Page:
Recently we talked with Patsy O’Connor about the state of QR codes for marketing, and asked him what he thought businesses should and should not do. We’ve been using QR codes, both as consumers and marketers, as well as recommending them to our clients, so we’ve come up with a few best practices for QR code marketing that you need to follow if you’re going to try this as a tactic.
Make sure the QR code points to a mobile-friendly website.
A dedicated mobile website would be even better. Just because a website looks good on your phone doesn’t mean it will look good on every phone or every tablet. Be sure to test your site, or better yet, design a mobile site that’s made specifically for mobile use. This has less content on it, has fewer menu commands, and is geared toward the person who’s only looking for basic information.
Nothing is more frustrating to a QR code user than when your code points to a nonmobile, unfriendly website. And nothing will make a potential customer leave faster . . . and never return.
Don’t put your QR codes where they’re impossible to use.
We’ve seen codes on highway billboards (they’re too small, plus I’m driving!); inside emails and on Web pages (which I’m reading on the device I’m supposed to scan your code with); on small business cards (they’re too small to scan); or on T-shirts (if they’re wrinkled, I can’t scan the codes).
Don’t fall for a QR code marketer’s shtick, and post them everywhere you can think of. Ask yourself whether the code will actually appear in a good/safe/reasonable place to use a phone. (UnMarketing author Scott Stratten also says not to place them in airline magazines, since the phones are supposed to be in airplane mode, which means no wifi, which means the code doesn’t work.)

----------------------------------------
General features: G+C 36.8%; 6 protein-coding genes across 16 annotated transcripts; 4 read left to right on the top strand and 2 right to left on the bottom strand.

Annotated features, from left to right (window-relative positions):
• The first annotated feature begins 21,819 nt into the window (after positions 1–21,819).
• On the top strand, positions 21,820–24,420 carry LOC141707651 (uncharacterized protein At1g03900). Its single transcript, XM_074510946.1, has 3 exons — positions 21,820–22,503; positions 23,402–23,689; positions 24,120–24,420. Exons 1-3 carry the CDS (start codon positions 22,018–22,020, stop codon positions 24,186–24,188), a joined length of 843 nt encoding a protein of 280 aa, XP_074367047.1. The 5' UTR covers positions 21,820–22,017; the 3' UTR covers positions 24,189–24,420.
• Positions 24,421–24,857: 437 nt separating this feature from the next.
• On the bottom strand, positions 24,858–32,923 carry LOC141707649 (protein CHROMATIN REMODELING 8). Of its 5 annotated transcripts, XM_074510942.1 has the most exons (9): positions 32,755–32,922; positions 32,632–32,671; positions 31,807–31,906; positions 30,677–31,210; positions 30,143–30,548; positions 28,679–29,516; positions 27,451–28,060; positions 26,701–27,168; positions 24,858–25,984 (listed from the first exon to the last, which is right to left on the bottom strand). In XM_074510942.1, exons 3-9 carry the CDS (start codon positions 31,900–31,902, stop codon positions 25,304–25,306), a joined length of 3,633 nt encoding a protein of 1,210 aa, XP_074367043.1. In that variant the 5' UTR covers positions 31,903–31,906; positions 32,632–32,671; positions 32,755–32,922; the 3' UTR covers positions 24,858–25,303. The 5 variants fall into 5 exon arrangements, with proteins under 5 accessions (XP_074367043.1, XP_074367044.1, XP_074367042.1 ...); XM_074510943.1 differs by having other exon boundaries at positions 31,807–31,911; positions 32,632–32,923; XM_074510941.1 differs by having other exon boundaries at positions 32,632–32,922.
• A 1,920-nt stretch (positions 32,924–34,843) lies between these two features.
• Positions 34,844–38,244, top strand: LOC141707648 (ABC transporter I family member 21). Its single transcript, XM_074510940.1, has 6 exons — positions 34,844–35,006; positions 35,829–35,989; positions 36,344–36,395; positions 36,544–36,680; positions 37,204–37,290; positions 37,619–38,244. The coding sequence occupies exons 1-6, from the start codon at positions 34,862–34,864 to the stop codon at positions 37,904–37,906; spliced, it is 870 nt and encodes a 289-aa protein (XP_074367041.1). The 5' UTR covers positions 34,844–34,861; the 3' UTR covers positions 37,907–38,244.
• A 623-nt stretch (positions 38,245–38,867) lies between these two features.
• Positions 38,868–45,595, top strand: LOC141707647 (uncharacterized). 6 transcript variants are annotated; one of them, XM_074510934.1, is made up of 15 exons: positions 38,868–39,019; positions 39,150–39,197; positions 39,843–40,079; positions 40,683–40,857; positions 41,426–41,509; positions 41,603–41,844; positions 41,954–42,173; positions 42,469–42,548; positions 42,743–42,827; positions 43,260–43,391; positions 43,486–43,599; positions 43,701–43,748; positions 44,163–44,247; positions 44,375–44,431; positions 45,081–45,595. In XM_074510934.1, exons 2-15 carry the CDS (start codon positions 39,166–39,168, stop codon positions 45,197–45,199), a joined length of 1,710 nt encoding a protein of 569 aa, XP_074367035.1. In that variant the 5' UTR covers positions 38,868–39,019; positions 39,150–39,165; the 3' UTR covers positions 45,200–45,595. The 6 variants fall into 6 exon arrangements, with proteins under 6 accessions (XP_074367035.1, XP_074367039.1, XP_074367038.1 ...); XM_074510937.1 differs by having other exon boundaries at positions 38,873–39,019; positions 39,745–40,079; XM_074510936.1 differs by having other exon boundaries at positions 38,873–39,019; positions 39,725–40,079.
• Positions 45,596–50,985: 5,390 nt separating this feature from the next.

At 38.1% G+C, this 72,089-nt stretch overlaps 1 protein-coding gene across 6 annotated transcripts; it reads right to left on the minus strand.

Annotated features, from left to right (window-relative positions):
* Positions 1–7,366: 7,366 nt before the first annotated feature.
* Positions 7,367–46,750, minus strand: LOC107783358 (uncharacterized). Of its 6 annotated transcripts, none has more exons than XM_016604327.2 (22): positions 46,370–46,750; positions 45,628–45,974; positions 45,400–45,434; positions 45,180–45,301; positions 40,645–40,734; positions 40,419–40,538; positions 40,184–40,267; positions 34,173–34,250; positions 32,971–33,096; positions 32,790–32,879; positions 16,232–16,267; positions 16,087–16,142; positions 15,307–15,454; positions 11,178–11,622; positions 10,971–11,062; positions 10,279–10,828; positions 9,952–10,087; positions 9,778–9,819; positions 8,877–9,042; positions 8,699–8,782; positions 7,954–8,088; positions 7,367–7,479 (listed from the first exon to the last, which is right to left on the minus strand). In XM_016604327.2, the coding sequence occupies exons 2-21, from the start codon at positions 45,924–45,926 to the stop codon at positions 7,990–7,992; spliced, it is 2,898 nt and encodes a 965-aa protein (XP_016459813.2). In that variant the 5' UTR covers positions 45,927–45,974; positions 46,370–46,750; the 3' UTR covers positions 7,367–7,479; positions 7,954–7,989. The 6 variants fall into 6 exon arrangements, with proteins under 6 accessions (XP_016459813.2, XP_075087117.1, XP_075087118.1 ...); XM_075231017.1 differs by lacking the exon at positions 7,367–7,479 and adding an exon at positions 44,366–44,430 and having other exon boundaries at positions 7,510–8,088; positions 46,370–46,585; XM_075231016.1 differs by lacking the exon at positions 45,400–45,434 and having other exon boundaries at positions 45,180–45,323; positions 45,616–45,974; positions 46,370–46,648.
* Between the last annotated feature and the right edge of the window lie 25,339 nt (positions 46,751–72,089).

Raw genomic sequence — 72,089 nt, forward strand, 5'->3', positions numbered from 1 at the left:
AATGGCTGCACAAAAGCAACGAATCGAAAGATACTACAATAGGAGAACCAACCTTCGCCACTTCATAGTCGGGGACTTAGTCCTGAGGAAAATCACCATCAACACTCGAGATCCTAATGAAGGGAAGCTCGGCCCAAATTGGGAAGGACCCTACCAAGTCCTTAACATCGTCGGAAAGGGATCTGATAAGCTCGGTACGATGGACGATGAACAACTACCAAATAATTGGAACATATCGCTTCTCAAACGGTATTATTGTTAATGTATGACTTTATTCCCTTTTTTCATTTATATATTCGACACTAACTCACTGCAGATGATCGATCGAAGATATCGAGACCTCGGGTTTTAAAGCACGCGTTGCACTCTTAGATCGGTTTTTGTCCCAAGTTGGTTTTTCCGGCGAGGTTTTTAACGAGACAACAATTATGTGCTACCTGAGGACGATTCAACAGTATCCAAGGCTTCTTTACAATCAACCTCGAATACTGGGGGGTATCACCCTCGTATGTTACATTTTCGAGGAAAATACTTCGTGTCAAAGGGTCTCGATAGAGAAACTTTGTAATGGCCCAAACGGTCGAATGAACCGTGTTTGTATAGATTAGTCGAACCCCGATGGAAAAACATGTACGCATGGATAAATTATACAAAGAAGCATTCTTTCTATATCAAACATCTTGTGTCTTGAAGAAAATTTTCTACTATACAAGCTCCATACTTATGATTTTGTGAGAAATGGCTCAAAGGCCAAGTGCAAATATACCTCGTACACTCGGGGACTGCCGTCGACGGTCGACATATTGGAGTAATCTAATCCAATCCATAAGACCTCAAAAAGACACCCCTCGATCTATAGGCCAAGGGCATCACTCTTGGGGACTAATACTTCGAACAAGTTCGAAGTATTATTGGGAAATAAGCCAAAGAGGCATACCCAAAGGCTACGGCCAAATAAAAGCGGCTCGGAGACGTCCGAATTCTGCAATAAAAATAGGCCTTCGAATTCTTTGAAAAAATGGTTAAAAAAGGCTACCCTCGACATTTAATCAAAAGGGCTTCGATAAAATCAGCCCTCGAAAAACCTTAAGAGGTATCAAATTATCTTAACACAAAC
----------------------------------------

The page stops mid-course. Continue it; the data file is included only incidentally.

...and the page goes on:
Use dynamic QR codes, rather than static codes.
A static QR code can only point to one place, like one URL. If that URL ever changed, your QR code is broken. But if you use a dynamic code, you can change the destination URL. So when you’re creating a code, it’s better to use a dynamic generator like O’Connor’s BeQRious.com, rather than a quick one-off code.
There’s a lot of information to cover when it comes to QR codes, more than we can fit into a single blog post. We’ll discuss QR codes in the future, and how small businesses can benefit from using them.
About the author: Duncan Alney is the president and founder of Firebelly Marketing. He is an entrepreneur, writer, speaker, and photographer, and he’s working on his first social media marketing book, which will be out in late 2012. Duncan has lived on 3 continents and in 5 countries, but is proud to call Indianapolis home.
Expert Advice on QR Codes